Electrophilic Substitution Reactions

The π-bond electrons in benzenes attack a strong electrophile and lose its aromaticity to give a resonance stabilized carbocation, called a sigma complex. Loss of the proton on the tetrahedral carbon atom of the sigma complex helps to regain the aromaticity. The overall reaction is the electrophilic aromatic substitution reaction.


Halogens react with benzene in the presence of a strong Lewis acid such as AlCl3 or FeBr3 to give halobenzenes. For example, bromobenzene can be prepared with good yield as shown in below.

Bromine itself is not sufficiently electrophilic to react with benzene so that a strong Lewis acid such as FeBr3 used as a catalyst for the formation of Br+ which attacks benzene to form the sigma complex. Bromide ion acts as a weak base to remove a proton from the sigma complex, giving the substituted benzene and HBr.

Chlorination of benzene works much like bromination. Aluminum chloride (A1Cl3) is often used as the Lewis acid catalyst for chlorination of benzene. Iodination of benzene requires an acidic oxidizing agent, such as nitric acid. The iodine cation, an electrophile, results from oxidation of iodine by nitric acid.


Nitration of benzene using a mixture of HNO3 and H2SO4 gives the target product rapidly at lower temperatures (Scheme 1).

Sulfuric acid protonates the hydroxyl group of nitric acid, allowing it to leave as water and form a nitronium ion (+NO2), a powerful electrophile. The nitronium ion reacts with benzene to form a sigma complex. Loss of a proton from the sigma complex gives nitrobenzene.


Aryl sulfonic acid can be easily synthesized by an electrophilic aromatic substitution using sulfur trioxide (SO3) as the electrophile (Scheme 3).

Sulfur trioxide is the anhydride of sulfuric acid. Although sulfur trioxide is uncharged, it is a strong electrophile where three sulfonyl (S=O) bonds drawing electron density away from the sulfur atom. Benzene attacks sulfur trioxide, forming a sigma complex. Loss of a proton on the tetrahedral carbon and reprotonation on oxygen gives benzenesulfonic acid.

Sulfonation is reversible reaction, and a sulfonic acid group can be removed from an aromatic ring by heating in dilute sulfuric acid. Excess water removes SO3 from the equilibrium by hydrating it to sulfuric acid.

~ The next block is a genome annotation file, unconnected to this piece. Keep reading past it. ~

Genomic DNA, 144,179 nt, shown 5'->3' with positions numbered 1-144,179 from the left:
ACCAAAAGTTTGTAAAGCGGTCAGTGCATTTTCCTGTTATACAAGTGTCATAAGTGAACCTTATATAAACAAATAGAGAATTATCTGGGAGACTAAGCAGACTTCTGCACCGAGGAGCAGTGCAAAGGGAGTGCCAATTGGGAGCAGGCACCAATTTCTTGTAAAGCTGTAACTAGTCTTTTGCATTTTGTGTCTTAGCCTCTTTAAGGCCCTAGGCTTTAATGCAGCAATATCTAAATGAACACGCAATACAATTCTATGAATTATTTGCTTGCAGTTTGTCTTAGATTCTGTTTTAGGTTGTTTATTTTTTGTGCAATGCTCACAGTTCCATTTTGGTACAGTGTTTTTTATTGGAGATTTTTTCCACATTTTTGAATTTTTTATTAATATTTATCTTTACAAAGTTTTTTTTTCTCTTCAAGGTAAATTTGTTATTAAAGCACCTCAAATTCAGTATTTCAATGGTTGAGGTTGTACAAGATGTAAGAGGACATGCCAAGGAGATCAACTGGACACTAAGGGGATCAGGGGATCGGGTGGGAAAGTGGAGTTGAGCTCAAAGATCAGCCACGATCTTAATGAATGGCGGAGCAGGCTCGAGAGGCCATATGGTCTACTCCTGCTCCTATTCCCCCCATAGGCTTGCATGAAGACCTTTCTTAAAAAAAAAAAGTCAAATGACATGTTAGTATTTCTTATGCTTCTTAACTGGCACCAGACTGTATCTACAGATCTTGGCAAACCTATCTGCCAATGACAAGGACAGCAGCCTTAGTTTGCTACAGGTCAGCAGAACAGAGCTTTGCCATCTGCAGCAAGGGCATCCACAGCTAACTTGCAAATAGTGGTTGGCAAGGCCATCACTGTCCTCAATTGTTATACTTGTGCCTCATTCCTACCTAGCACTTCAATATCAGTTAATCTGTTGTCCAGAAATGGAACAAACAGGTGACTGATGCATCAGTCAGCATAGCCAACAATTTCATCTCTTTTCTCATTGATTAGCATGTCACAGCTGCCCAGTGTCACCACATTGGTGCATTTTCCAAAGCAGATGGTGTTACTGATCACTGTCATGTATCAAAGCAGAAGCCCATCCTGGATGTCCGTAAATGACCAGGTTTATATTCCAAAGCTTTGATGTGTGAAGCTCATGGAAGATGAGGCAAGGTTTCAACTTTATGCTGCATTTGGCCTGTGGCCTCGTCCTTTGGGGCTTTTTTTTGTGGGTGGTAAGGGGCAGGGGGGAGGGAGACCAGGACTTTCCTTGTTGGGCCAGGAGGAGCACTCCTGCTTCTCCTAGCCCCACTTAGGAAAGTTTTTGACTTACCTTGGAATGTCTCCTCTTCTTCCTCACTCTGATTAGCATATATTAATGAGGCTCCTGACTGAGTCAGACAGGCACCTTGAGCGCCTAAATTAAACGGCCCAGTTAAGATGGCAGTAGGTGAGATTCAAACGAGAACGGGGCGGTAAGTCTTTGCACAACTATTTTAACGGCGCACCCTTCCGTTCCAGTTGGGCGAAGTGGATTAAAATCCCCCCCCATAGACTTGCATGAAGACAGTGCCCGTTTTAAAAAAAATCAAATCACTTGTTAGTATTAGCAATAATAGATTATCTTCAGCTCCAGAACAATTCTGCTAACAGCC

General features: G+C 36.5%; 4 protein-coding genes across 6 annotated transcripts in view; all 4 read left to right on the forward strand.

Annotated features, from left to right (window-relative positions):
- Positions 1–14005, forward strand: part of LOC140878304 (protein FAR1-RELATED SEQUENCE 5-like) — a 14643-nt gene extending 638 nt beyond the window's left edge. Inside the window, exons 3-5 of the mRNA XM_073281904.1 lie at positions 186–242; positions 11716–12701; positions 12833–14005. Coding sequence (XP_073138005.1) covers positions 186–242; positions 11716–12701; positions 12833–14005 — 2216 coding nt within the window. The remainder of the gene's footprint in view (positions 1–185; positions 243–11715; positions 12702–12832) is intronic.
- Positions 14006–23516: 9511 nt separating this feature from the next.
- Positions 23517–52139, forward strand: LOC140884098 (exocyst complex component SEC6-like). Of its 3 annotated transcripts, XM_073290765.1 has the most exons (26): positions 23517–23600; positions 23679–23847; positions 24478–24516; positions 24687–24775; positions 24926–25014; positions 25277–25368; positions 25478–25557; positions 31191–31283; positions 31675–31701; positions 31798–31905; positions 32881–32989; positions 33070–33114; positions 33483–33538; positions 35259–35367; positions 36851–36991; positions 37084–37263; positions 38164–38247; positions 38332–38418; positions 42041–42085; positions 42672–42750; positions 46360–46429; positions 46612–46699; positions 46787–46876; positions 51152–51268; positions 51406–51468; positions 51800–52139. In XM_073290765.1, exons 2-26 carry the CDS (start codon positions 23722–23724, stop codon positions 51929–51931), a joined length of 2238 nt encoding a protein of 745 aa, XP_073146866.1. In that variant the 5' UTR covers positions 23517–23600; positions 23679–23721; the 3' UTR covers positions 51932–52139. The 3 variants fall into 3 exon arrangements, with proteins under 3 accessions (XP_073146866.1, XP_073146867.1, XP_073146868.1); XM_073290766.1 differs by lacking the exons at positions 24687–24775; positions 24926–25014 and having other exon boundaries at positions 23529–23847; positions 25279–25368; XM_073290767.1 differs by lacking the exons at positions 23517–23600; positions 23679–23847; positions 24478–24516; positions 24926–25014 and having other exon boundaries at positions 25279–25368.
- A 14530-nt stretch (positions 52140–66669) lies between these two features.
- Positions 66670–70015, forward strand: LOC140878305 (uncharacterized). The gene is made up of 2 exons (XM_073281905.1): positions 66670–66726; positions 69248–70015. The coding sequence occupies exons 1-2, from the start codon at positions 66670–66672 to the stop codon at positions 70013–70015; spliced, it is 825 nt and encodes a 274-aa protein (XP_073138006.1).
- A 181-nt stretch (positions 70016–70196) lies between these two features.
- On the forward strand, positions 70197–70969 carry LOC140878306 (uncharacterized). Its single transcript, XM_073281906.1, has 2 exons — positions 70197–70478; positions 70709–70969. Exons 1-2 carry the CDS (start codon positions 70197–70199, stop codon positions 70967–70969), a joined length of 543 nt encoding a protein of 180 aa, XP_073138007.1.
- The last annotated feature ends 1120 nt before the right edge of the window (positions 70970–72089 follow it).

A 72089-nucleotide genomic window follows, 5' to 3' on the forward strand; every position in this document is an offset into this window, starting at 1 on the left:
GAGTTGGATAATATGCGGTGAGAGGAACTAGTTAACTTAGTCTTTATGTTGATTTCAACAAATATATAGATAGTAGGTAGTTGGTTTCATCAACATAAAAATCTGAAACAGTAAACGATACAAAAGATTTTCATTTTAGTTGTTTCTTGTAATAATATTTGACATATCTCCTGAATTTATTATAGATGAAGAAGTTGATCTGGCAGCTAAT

The Friedel-Crafts Alkylation

In the presence of Lewis acid catalysts such as aluminum chloride (AlCl3) or ferric chloride (FeCl3), alkyl halides react with benzene to give alkyl benzenes. This reaction is called the Friedel-Crafts alkylation.

This alkylation is an electrophilic aromatic substitution reaction where the tert-butyl cation acts as the electrophile. The tert-butyl cation is formed by the reaction of tert-butyl chloride with the catalyst, aluminum chloride. The tert-butyl cation reacts with benzene to form a sigma complex. Loss of a proton gives the product. The aluminum chloride catalyst is regenerated in the final step.

The Friedel-Crafts Acylation

In the presence of aluminum chloride, an acyl chloride reacts with benzene to give acyl benzene. The Friedel-Crafts acylation is analogous to the Friedel-Crafts alkylation, except that the reagent is acyl chloride instead of an alkyl halide and the product is acyl benzene instead of alkyl benzene.

In the first step a resonance-stabilized acylium ion formed which reacts with benzene via an electrophilic aromatic substitution reaction to form an acyl benzene. The carbonyl group in the product has nonbonding electrons that can form a complex with the Lewis acid (AlCl3). Addition of water hydrolyzes this complex, giving the free acyl benzene. Friedel-Crafts reactions do not occur on strongly deactivated rings, so the acylation stops after one substitution.

Friedel-Crafts acylations can also be carried out using carboxylic acid anhydrides. For example, benzene reacts with acetic anhydride in the presence of Lewis acid to give acetophenone. Excess of benzene is used in this reaction to get good yield.

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